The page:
Field Guide to Maryland's Turtles (Order Testudines)
Photo of Bog Turtle courtesy of Lori Erb
3 ½ – 4 inches. Record – 4 ½ inches.
This is North America's smallest turtle. Characterized by a yellow, orange or red "ear" patch, a large spot of color on either side of the head. Rarely, this patch is white and it may be divided into two parts. The carapace (top shell) is usually keeled; growth "rings" or annuli give it a rough appearance. Older individuals may have a smooth shell. The shell is longer than it is wide. The main color is black to dark olive-brown. The large scutes, or scales, of the adult shell may have radiating pattern of red or yellow starbursts in the center. The plastron (bottom shell) in adults is black with cream colored blotches. The plastron of the young bog turtle is yellow with a large black blotch in the center.
Photo of Bog Turtle
courtesy of Scott A. Smith
As its name implies, this turtle prefers spring-fed wetlands with soft highly organic soils. They like relatively open habitats with slow flowing stream systems or surface seepages. They are burrowers and need a soft substrate for digging. Dominant vegetation is usually grasses and sedges.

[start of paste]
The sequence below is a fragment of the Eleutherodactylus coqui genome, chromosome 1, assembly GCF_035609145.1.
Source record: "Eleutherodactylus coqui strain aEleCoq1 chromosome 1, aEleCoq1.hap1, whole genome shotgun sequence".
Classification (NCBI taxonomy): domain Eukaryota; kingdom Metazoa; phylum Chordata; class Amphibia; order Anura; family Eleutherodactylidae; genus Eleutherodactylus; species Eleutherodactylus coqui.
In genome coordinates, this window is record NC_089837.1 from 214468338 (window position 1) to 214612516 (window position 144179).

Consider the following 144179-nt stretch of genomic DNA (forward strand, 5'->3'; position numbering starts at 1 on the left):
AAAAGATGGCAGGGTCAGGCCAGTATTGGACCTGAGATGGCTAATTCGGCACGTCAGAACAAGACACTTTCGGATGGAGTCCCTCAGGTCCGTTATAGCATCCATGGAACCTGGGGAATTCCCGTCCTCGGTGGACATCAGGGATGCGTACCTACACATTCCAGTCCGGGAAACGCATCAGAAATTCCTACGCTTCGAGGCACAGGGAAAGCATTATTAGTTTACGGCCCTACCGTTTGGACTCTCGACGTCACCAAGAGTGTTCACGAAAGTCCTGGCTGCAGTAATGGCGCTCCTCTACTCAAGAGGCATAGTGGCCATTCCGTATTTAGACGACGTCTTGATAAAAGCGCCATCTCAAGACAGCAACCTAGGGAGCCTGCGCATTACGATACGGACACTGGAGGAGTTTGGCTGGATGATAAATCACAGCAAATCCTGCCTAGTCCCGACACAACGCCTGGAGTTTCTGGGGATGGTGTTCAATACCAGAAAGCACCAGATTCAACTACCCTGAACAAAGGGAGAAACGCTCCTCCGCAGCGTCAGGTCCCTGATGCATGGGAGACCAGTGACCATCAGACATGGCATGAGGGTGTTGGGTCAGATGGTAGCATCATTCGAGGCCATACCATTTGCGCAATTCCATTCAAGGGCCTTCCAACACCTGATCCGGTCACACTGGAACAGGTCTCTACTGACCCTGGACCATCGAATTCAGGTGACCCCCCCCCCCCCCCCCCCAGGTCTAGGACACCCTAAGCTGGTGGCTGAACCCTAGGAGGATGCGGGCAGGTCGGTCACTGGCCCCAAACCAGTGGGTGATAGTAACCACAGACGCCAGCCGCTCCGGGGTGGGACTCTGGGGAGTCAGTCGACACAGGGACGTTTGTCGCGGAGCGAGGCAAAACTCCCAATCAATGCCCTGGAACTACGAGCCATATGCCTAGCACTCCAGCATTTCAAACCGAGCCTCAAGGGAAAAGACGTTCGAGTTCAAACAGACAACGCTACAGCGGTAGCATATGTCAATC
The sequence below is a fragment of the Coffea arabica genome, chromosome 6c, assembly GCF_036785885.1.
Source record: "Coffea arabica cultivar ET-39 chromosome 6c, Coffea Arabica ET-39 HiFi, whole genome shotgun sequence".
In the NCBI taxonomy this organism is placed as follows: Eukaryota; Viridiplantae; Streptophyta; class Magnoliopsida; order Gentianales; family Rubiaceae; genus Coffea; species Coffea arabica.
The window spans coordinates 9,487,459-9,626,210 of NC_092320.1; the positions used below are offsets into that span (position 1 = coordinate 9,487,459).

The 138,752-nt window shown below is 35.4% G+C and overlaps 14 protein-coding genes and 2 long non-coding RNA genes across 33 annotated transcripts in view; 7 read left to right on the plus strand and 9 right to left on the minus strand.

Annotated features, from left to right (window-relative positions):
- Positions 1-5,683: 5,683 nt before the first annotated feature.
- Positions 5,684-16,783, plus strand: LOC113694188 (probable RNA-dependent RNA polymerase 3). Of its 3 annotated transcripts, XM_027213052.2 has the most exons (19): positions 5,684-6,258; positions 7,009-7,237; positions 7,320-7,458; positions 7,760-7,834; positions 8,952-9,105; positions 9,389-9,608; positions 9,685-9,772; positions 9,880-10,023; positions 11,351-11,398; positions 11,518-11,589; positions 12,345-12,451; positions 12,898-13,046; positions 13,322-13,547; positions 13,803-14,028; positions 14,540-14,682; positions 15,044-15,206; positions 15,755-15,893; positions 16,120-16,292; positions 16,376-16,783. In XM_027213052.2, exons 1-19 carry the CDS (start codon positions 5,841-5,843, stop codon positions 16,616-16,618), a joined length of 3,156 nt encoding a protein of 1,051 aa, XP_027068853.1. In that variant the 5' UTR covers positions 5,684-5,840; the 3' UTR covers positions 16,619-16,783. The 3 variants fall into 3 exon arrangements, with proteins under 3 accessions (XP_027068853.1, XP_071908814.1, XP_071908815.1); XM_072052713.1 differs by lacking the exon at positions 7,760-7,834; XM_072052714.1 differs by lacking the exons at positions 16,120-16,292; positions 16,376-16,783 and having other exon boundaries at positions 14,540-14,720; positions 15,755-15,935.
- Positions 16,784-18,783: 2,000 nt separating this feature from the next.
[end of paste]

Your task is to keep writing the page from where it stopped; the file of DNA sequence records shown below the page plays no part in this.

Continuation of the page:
Photo of Habitat for Bog Turtle
courtesy of Rebecca Chalmers
How to Find
This is a secretive animal but sometimes can be seen basking on grass and sedge tussocks, especially after emerging from hibernation in the early spring. The turtle will burrow into aquatic tunnels when it senses danger. If you reach into these tunnels, you may also find an eastern snapping turtle, so avoid this method.
Distribution in Maryland
Found in small portions of Maryland north-central counties, from Cecil to Carroll. This species is Federally Threatened due to threats by collectors and habitat loss. If you see one, please contact MD DNR Wildlife and Heritage Service.
- Discover Maryland's Herps
- Maryland Herp History
- Maryland Herp Checklist
- Survey Techniques, Collecting Ethics, Safety and the Law
- Problems with Buying Frogs and Tadpoles for Wild Release
- Technical Guide: A Key to the Reptiles and Amphibians of Maryland - 86.3 MB pdf file
- Maryland Amphibian and Reptile Atlas (MARA) Project
- Natural Heritage Program
- Wildlife & Heritage Home
"A Joint Project of the Natural History Society of Maryland, Inc. and the Maryland Department of Natural Resources"
To see older newsletters, please visit the MARA Resource Page.
The Maryland Herpetology Field Guide is a cooperative effort of the MD Natural Heritage Program and the MD Biological Stream Survey within the Department of Natural Resources and their partners. We wish to thank all who contributed field records, text, and photographs, as well as support throughout its development.